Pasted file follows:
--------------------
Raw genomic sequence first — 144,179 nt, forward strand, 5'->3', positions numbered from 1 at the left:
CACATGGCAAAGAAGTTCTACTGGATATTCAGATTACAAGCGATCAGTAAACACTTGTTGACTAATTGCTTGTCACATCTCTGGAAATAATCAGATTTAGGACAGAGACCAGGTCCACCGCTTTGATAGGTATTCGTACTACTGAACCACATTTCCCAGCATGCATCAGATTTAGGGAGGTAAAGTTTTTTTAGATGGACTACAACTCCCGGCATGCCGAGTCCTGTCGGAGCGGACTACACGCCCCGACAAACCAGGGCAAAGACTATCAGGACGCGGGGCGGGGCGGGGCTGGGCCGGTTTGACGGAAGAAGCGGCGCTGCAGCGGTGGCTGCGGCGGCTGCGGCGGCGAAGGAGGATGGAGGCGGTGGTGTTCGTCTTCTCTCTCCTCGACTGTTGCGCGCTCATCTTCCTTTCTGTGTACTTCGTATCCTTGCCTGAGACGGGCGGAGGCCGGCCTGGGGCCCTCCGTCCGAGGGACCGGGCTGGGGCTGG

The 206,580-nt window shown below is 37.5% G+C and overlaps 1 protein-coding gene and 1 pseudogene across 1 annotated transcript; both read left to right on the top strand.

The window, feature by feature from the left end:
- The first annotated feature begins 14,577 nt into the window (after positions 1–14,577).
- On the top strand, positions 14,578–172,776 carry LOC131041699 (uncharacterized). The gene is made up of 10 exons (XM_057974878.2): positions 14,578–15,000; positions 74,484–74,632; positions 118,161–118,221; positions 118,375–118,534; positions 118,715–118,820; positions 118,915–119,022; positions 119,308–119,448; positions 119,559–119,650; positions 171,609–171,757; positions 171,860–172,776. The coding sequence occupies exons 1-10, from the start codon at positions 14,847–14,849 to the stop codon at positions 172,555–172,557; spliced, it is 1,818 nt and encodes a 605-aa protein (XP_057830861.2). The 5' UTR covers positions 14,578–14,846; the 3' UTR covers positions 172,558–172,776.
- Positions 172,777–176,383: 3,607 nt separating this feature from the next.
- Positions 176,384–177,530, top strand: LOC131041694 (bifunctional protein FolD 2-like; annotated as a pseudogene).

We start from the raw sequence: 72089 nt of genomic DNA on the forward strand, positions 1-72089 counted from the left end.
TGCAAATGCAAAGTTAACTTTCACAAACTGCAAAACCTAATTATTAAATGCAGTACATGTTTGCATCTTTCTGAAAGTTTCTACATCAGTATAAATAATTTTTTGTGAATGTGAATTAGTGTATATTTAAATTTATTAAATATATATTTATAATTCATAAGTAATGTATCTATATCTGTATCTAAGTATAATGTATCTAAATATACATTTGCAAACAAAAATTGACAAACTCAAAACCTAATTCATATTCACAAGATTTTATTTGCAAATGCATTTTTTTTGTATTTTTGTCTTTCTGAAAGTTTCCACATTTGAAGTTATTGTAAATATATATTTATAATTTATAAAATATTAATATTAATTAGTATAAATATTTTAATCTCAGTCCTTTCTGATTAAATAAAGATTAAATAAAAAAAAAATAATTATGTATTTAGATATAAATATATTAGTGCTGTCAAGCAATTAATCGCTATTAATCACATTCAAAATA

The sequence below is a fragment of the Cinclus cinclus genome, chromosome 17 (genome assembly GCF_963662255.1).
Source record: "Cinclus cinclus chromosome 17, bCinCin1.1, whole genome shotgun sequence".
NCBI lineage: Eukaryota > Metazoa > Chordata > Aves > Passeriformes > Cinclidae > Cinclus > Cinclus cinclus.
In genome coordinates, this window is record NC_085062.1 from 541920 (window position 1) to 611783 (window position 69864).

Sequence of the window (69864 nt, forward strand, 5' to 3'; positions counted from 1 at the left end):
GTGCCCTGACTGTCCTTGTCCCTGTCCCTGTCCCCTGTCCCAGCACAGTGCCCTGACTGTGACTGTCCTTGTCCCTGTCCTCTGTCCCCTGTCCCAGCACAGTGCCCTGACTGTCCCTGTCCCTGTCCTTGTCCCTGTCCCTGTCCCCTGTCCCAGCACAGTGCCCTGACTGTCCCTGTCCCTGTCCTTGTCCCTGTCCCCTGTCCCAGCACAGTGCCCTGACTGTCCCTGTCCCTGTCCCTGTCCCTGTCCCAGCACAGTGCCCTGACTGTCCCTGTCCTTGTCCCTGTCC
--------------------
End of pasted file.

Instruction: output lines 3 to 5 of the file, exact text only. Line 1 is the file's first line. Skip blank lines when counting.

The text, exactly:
The 206,580-nt window shown below is 37.5% G+C and overlaps 1 protein-coding gene and 1 pseudogene across 1 annotated transcript; both read left to right on the top strand.

The window, feature by feature from the left end:
- The first annotated feature begins 14,577 nt into the window (after positions 1–14,577).